Voyager 1 makes an exit

Voyager 1 is boldly going where no man or man-made object has gone before. NASA, the American space agency, recently confirmed that the spacecraft left our solar system in August 2012, and entered “interstellar space”.

What defines our solar system? It’s our sun, the eight planets that go around it, their moons, dwarf planets, comets, and everything else in space that orbits our sun. Our sun’s influence goes only so far, and beyond that is what is called interstellar space. This is the space between stars where the effects of the stars are not felt.

Voyager 1 left Earth in 1977. Its life was expected to be five years, but 36 years later, it’s still going strong! It has been zooming at a speed of about 38,000 miles per hour (60,000 km/h), and is 12 billion miles (19 billion km) from our sun. Voyager 1 is the farthest object that man has sent from Earth. It takes about 17 hours for a signal from Voyager 1 to reach one of the antennas here on Earth.

Well, how do we know that Voyager 1 is in interstellar space? Our sun gives off particles. These particles travel outward from the Sun at an extremely fast speed of about 1 million miles per hour (1.6 million km/h). Near the edge of our solar system, these particles start slowing down and begin to move sideways. It’s like our sun and the area our sun has an effect on are surrounded by a bubble of particles. This bubble defines our solar system. Beyond this bubble is interstellar space. After studying the particle data sent back from Voyager 1, scientists concluded that the spacecraft left our solar system in August 2012. Well, how soon do you think Voyager 1 will get close to another star? It turns out that it will be a bit of a wait – it will take about 40,000 years!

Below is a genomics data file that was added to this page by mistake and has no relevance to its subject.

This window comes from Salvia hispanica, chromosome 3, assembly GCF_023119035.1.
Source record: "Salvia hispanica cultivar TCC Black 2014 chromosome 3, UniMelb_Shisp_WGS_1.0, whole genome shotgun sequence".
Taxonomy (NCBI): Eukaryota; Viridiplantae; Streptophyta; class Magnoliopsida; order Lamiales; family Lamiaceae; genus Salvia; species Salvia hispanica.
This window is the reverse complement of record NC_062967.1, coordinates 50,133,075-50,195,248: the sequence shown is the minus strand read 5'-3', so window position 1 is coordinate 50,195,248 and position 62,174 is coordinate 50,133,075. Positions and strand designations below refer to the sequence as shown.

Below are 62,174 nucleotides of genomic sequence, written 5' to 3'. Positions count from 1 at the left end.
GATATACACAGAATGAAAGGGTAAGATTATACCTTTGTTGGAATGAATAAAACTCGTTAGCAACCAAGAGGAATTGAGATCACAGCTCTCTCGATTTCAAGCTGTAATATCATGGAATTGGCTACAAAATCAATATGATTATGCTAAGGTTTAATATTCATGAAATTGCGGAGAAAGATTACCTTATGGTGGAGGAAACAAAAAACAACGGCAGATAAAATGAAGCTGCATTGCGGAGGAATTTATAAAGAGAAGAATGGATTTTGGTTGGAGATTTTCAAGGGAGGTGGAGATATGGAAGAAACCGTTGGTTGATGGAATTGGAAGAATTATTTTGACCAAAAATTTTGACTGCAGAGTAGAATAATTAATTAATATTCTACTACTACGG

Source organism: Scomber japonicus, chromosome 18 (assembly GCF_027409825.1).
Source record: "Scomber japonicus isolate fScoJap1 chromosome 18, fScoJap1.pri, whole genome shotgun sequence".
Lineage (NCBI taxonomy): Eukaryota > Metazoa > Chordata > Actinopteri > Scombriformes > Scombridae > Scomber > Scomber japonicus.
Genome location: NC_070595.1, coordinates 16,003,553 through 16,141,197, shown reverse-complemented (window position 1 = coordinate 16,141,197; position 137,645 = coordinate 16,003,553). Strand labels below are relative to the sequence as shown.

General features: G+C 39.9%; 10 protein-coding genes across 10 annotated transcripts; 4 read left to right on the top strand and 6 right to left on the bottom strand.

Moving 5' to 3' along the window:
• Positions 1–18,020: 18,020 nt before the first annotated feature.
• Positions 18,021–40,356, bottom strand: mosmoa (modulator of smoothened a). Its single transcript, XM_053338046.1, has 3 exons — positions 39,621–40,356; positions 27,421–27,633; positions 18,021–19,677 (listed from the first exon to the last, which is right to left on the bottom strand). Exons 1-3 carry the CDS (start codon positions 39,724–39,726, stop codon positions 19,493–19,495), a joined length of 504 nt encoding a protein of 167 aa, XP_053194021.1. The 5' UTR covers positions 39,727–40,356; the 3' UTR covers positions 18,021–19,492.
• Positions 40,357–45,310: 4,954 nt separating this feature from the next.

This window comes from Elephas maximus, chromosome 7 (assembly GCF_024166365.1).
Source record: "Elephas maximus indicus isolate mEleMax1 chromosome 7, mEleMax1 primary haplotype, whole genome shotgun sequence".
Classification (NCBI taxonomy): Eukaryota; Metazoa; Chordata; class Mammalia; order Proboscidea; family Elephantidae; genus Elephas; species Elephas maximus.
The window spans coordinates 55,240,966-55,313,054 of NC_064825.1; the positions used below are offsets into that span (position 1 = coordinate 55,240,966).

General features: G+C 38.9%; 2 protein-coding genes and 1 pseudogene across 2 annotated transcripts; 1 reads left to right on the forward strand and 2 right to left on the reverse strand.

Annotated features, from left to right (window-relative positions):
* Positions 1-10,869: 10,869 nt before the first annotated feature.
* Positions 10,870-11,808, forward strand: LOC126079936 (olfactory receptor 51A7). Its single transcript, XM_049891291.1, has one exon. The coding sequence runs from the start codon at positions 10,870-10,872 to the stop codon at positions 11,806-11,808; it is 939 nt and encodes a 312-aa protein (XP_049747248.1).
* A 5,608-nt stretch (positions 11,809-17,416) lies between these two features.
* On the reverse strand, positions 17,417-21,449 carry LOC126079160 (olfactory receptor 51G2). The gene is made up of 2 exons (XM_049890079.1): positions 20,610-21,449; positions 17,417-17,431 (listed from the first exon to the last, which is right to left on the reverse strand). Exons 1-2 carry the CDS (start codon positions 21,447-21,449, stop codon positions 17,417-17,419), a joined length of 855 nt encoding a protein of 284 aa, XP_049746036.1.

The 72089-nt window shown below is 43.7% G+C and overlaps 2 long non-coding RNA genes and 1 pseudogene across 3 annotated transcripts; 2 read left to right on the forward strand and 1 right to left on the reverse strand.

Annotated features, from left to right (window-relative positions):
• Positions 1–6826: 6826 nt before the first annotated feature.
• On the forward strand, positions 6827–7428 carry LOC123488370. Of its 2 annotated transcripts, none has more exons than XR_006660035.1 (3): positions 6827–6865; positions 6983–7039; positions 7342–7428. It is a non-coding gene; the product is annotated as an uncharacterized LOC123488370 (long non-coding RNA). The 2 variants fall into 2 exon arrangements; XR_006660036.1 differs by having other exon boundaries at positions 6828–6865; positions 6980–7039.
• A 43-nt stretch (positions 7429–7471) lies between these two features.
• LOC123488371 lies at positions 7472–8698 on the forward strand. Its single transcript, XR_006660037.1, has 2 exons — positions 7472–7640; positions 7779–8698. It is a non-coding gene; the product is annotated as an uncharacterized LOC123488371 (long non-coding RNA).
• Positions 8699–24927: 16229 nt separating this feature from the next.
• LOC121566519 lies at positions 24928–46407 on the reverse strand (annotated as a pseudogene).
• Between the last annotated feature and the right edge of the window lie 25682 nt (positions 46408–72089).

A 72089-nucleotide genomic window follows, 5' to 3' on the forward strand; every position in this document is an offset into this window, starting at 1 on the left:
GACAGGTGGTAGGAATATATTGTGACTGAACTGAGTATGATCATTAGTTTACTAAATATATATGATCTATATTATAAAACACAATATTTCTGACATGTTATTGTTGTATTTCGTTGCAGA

Voyager 1 is not alone out there. It has a twin called Voyager 2 which is about 9.5 billion miles (15 billion km) away from our sun. The two Voyager spacecrafts keep going and going and going!

 

 

You can watch a video about Voyager 1 here.

Did you know?

On Voyager 1, there is a 12 inch gold-plated phonograph record with images that portray people and life on Earth, natural sounds of birds, music from several countries, and greetings in 55 languages. There are also drawings on the record that show where Earth is. You can watch a video about it here.

 

Did you know?

“To boldly go where no man has gone before” is a quote from Star Trek television episodes and films. “Keep going and going and going” is a slogan from a Duracell Energizer advertisement. You can watch an ad here.

Sources: http://voyager.jpl.nasa.gov, http://www.phrases.org.uk/, and http://heasarc.nasa.gov/
Image Credits: http://voyager.jpl.nasa.gov for all the images